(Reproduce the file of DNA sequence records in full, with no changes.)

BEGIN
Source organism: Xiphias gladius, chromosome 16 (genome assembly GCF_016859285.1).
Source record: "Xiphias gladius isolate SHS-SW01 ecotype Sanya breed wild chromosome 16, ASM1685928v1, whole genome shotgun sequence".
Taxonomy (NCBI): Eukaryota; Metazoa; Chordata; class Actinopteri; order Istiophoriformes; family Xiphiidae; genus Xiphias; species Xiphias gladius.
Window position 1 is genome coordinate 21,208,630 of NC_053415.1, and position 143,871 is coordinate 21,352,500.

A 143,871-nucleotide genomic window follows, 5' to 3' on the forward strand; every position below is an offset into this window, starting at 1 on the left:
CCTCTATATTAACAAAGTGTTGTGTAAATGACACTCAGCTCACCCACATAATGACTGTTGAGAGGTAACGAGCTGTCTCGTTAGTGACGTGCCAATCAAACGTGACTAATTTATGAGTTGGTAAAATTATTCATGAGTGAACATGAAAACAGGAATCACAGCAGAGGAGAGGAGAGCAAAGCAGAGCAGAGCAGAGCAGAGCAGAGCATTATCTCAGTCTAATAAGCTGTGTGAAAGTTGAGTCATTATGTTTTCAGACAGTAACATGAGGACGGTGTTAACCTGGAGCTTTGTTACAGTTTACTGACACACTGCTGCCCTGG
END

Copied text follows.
Source organism: Xiphias gladius, chromosome 16 (genome assembly GCF_016859285.1).
Source record: "Xiphias gladius isolate SHS-SW01 ecotype Sanya breed wild chromosome 16, ASM1685928v1, whole genome shotgun sequence".
Taxonomy (NCBI): Eukaryota; Metazoa; Chordata; class Actinopteri; order Istiophoriformes; family Xiphiidae; genus Xiphias; species Xiphias gladius.
Window position 1 is genome coordinate 21,208,630 of NC_053415.1, and position 143,871 is coordinate 21,352,500.

A 143,871-nucleotide genomic window follows, 5' to 3' on the forward strand; every position below is an offset into this window, starting at 1 on the left:
CCTCTATATTAACAAAGTGTTGTGTAAATGACACTCAGCTCACCCACATAATGACTGTTGAGAGGTAACGAGCTGTCTCGTTAGTGACGTGCCAATCAAACGTGACTAATTTATGAGTTGGTAAAATTATTCATGAGTGAACATGAAAACAGGAATCACAGCAGAGGAGAGGAGAGCAAAGCAGAGCAGAGCAGAGCAGAGCAGAGCATTATCTCAGTCTAATAAGCTGTGTGAAAGTTGAGTCATTATGTTTTCAGACAGTAACATGAGGACGGTGTTAACCTGGAGCTTTGTTACAGTTTACTGACACACTGCTGCCCTGG